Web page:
The Solwara 1 project is located in the territorial waters of Papua New Guinea (PNG). Nautilus Minerals Niugini, a subsidiary of Nautilus Minerals, has been exploring the deposit site since 2005. The deposit contains base metal sulphides, gold and silver.
In July 2007, Nautilus announced it would take over the offshore development aspects of the Solwara 1 project following the lapse of an agreement with Belgium-based Dredging Company.
The area covered by the Solwara 1 deposit is only 0.112km², approximately the size of 15 rugby fields.
The Solwara 1 project development includes the recovery of high-grade seabed sulphide (SMS) deposits from the floor of the Bismarck Sea, a major resource of base metal sulphides, gold and silver.
The project has been explored by ROV, bathymetric surveys, surface sampling and core drilling.
The hydrothermal field of the Solwara 1 project area was first discovered by Australia’s Commonwealth Scientific and Industrial Research Organisation during 1996.
Between January and April 2009, a commercial review of Solwara 1 was carried out to identify potential capital and operating cost savings in regards to the global financial downturn. Shipping market enquires were also investigated to identify various mining support vessel options.
In May 2009, Nautilus discovered a new high grade base and precious metal zone 250m north of the project area. The new zone has been evaluated with top vales in respect of each mineral of 30.1% Cu, 22.0% Zn, 26.2 g/t Au and 580 g/t Ag across holes drilled.
The company is assessing tenders for further drilling in these new areas and parts of deposits which remain open at depth. It is subject to availability of equipment with minimum 40m depth capability for carrying out further drilling in 2010.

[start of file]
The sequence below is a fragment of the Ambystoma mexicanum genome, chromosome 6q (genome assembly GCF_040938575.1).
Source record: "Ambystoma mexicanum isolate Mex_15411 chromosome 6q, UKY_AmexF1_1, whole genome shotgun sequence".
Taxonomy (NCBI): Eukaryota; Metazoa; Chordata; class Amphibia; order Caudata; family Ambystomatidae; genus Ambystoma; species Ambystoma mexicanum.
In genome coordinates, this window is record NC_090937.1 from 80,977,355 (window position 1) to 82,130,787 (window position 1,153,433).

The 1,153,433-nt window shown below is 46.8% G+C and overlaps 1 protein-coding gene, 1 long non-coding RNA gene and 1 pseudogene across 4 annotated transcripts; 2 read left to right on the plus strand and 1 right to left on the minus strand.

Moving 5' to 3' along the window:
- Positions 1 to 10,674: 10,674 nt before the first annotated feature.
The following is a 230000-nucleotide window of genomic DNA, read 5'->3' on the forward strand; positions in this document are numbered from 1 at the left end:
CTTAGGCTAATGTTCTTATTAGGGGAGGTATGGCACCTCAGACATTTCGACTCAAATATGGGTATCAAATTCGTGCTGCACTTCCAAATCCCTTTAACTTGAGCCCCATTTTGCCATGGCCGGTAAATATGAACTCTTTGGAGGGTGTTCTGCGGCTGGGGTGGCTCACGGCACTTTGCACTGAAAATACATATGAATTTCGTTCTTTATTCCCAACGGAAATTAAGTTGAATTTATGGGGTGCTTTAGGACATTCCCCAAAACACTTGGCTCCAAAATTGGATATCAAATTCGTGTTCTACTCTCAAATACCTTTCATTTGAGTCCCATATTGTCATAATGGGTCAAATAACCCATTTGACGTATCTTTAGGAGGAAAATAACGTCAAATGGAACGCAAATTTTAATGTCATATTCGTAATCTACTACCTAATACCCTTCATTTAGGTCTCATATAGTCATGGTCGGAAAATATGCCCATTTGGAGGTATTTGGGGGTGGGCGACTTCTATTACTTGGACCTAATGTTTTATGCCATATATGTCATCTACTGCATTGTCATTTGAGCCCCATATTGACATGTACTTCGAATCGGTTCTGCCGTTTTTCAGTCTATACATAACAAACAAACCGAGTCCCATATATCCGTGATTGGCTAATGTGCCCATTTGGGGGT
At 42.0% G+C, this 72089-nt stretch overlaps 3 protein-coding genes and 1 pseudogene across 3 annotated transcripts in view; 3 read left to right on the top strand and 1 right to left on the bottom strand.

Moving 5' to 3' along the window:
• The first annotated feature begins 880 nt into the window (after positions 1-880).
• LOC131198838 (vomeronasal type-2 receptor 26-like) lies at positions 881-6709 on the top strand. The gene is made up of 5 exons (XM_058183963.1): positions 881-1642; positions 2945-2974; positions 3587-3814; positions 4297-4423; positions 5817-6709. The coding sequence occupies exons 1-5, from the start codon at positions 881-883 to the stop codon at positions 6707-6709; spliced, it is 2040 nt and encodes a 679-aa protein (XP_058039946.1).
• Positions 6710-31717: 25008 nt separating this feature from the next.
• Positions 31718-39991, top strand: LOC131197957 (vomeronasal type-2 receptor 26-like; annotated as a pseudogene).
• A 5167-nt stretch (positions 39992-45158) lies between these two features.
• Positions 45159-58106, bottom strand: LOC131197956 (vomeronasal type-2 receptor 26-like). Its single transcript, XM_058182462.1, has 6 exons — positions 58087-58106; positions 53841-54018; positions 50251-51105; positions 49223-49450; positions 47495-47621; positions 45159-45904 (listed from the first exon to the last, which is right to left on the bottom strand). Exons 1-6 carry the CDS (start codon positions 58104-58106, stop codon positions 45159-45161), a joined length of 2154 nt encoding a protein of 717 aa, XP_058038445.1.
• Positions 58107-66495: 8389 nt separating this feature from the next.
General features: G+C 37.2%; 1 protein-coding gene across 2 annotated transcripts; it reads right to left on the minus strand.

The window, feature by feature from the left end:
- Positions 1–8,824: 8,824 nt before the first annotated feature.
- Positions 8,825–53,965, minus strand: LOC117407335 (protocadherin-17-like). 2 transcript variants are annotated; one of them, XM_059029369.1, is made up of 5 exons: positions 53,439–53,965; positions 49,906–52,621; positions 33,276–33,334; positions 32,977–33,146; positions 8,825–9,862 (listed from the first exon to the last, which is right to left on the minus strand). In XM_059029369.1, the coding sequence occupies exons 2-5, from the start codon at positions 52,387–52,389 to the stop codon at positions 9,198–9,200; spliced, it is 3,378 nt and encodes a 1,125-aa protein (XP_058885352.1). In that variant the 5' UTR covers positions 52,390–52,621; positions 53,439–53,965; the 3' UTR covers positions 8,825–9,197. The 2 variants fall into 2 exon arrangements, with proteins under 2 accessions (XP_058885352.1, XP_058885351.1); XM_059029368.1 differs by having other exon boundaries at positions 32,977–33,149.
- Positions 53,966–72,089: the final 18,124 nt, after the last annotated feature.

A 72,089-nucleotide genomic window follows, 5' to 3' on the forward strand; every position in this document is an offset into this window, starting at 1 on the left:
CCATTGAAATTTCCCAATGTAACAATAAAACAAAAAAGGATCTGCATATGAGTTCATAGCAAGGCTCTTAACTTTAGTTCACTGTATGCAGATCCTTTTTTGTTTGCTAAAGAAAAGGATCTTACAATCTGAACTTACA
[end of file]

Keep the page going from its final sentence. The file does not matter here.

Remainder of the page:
Nautilus CEO Stephen Rogers said: “The discovery of new high-grade mineralisation on our EL1196, near the existing NI43-101 compliant resource at Solwara 1, is an important result. It further demonstrates the exploration potential on both MLA154 and our large tenement package in the Bismarck Sea. The company continues to progress towards production, and we look forward to testing the depth potential of these newly discovered mineralised zones once we award a drilling contract at the conclusion of the current tender process.”
The company conducted a six-month field campaign at Solwara 1 during 2007 in which further chimney sampling and a comprehensive diamond drilling programme was completed with the use of submersible drill rigs scaled up on ROVs. The core recovery averaged above 70% from massive sulphide zone and showed the continuity of sulphide mineralogy across the Solwara 1 deposit. Considerable gold and silver mineralisation also occurred within the massive sulphides.
The 21-day scout drilling programme, covering 176,40m, was completed on 3 December 2008. Out of 31 holes drilled, 22 were drilled on EL 1196, including four holes at Solwara 5.
Three holes – SD 148, 149 and 162 – were drilled around 250m north of the central zone, while a new zone was discovered in the north. The holes have been drilled around the existing inferred resource at Solwara 1 to check the robustness of the existing resource model.
The seabed at Solwara 1 was mapped in 2006 and 2007 by video camera fly-over using ROVs. A map of the extent of the main chimney field was complied from video footage which was used to find out targets for core drillings.
Geology and reserves
Description of the geology was observed and interpreted largely from the 2007 drilling results. The drilling results showed that the geology was consistent across the deposit. SMS deposits at Solwara Project 1 are formed in extensional fault systems which facilitate the deep circulation of seawater by way of convection cells formed in response to increased heat flow associated with submarine volcanic activity.
The deposit is formed of various massive sulphide bodies over which fields of sulphide-rich chimneys are developed.
The current mineralisation zone is around 1.3km long and up to 200m wide. It has been drilled up to 19m below the seabed.
An environmental impact statement for the Solwara Development was submitted by Nautilus to the Department of Environment and Conversation at the end of Quarter 3 2008. The statement’s key findings said that Solwara 1 can be developed with minimal impact on communities.